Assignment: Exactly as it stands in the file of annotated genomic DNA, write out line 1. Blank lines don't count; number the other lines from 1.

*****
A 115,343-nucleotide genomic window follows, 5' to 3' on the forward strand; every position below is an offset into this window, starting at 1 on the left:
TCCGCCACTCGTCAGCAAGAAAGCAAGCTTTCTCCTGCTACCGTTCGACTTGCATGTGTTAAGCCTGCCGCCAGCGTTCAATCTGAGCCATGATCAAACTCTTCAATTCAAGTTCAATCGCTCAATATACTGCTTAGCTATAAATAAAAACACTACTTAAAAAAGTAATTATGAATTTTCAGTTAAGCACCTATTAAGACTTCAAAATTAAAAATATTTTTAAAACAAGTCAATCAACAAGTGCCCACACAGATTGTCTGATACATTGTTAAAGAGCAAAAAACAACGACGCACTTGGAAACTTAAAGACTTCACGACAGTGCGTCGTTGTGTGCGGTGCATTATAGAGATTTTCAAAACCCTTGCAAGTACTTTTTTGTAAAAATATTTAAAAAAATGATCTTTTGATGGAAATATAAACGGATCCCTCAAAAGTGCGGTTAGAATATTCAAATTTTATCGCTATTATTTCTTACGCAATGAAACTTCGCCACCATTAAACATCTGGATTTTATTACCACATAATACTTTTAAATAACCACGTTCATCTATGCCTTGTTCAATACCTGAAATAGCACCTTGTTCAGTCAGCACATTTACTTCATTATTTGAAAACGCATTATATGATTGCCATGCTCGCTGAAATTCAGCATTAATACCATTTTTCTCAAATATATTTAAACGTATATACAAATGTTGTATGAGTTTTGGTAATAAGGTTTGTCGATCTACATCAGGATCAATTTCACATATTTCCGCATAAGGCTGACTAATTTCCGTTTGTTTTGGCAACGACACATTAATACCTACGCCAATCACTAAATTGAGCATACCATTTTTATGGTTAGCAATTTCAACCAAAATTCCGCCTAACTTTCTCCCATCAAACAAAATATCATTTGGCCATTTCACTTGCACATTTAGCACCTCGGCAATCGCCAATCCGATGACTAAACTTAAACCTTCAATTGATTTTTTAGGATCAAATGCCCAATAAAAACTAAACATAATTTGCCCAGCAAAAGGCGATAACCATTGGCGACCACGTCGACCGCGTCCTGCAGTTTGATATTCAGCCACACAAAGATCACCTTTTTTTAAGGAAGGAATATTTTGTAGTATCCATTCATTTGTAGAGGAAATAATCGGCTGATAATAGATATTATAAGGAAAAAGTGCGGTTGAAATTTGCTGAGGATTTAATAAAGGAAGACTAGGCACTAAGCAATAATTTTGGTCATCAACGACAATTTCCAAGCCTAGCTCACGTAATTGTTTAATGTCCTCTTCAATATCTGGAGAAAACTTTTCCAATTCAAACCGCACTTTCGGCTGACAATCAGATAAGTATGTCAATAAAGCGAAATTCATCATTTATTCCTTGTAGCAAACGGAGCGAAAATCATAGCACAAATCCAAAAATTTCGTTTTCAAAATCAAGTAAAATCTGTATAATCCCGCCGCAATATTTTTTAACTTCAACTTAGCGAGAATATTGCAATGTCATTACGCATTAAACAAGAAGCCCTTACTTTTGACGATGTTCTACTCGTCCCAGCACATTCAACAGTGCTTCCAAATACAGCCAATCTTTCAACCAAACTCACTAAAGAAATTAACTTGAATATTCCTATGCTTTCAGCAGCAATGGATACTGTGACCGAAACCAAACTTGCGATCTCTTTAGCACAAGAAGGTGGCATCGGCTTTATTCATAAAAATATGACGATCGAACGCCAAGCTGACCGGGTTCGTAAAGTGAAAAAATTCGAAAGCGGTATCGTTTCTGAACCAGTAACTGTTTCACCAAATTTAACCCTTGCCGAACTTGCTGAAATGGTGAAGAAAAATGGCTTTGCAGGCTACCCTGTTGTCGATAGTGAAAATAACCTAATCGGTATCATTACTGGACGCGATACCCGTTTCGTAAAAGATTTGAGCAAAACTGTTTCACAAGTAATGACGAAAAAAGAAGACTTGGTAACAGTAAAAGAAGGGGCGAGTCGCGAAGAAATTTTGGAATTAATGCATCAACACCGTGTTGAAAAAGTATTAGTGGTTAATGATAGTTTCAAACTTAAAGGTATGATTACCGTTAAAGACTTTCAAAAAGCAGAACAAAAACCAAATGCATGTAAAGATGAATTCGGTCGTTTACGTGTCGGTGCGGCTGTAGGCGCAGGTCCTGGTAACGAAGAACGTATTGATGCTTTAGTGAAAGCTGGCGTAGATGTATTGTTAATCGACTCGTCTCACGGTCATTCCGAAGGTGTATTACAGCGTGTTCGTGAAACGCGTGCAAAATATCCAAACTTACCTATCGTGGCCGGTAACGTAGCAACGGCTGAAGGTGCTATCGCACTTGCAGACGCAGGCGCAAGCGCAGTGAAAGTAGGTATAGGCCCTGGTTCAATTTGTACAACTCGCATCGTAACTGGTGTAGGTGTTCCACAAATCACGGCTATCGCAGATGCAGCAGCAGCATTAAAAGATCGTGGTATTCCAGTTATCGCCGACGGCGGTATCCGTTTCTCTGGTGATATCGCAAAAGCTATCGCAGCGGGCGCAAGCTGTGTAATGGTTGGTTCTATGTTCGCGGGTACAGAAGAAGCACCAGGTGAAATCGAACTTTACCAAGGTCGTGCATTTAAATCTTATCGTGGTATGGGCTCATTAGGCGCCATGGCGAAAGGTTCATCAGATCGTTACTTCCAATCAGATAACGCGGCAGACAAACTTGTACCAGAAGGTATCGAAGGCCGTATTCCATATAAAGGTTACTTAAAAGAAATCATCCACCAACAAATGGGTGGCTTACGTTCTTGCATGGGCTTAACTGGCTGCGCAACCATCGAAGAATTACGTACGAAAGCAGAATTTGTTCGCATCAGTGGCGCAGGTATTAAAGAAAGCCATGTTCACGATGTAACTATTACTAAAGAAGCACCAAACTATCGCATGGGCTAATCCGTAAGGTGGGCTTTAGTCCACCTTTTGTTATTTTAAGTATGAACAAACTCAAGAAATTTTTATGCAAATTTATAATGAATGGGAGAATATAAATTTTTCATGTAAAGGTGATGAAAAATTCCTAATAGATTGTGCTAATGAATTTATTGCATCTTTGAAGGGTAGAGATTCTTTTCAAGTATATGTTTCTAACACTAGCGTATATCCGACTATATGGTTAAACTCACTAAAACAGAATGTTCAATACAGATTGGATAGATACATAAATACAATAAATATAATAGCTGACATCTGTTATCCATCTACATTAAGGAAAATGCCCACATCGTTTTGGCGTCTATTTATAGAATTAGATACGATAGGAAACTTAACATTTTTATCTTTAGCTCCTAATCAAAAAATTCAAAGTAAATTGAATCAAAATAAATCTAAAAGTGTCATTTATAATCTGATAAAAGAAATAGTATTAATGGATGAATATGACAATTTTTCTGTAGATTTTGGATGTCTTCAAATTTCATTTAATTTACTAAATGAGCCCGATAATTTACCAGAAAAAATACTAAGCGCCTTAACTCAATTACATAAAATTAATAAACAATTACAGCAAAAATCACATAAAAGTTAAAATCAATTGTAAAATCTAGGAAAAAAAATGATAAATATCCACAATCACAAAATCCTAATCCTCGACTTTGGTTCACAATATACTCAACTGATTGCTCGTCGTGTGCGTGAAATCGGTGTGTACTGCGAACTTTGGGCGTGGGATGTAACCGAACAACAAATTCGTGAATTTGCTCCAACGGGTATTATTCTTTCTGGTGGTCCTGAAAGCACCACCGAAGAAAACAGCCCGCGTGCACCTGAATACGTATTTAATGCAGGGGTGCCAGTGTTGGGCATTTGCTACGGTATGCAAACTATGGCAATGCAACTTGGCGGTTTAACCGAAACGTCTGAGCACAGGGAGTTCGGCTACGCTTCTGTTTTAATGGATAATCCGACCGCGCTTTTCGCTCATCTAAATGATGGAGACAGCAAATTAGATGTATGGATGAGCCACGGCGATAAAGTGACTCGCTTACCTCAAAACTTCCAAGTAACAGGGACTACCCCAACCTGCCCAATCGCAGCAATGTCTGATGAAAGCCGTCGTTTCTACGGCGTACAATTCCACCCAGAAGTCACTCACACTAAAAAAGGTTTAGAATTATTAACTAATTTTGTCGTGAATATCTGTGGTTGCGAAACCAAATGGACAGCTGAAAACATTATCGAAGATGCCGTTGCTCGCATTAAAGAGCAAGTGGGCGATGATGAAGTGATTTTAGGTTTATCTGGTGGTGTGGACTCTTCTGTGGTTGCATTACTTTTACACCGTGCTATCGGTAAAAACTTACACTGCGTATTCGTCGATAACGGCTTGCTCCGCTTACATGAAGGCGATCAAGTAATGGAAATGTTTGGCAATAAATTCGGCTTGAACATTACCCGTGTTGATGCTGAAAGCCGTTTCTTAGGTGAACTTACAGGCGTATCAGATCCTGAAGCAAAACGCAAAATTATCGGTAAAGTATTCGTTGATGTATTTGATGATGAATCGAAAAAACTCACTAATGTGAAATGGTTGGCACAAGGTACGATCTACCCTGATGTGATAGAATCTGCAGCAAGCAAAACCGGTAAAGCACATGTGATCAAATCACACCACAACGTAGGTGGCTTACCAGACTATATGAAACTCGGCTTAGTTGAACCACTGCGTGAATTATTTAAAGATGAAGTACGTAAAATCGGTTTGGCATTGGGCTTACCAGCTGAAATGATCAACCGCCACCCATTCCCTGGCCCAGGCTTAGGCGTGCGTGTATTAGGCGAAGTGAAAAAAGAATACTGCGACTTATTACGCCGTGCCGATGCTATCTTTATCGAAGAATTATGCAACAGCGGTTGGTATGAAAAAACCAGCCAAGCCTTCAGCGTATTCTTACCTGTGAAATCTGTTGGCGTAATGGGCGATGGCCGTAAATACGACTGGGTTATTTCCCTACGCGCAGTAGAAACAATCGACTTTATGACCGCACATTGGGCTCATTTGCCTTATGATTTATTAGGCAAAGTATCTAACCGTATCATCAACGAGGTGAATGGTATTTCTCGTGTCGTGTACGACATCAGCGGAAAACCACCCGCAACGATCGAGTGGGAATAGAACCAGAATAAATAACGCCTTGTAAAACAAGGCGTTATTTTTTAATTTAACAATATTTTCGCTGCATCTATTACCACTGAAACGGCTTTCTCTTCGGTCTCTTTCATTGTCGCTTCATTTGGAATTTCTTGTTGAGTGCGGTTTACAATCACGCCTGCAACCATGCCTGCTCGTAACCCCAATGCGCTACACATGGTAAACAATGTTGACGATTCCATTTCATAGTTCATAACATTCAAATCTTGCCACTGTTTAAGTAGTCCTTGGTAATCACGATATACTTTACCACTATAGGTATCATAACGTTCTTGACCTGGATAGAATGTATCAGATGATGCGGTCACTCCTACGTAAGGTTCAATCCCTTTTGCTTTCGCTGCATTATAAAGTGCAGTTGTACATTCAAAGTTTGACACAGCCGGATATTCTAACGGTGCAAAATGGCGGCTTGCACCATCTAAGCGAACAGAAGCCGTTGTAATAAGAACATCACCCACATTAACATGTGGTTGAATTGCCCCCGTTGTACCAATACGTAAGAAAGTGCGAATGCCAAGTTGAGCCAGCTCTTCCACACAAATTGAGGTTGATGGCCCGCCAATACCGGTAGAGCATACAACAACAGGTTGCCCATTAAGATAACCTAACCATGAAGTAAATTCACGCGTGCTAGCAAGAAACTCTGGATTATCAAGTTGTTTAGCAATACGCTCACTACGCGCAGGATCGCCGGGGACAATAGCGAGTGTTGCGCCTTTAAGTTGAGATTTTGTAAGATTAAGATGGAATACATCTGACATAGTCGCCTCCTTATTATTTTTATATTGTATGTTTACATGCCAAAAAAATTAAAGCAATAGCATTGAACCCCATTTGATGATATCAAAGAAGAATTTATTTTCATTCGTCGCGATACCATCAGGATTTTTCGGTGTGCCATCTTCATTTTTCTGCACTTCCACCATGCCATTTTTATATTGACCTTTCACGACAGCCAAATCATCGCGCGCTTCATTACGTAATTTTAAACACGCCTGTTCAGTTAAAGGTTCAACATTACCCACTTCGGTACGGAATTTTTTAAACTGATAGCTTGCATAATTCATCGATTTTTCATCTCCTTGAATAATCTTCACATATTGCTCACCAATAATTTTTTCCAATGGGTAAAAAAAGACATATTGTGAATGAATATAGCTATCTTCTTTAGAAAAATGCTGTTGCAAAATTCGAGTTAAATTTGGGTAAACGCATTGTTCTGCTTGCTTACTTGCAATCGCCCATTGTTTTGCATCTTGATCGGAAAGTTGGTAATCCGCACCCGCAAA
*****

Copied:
A 115,343-nucleotide genomic window follows, 5' to 3' on the forward strand; every position below is an offset into this window, starting at 1 on the left: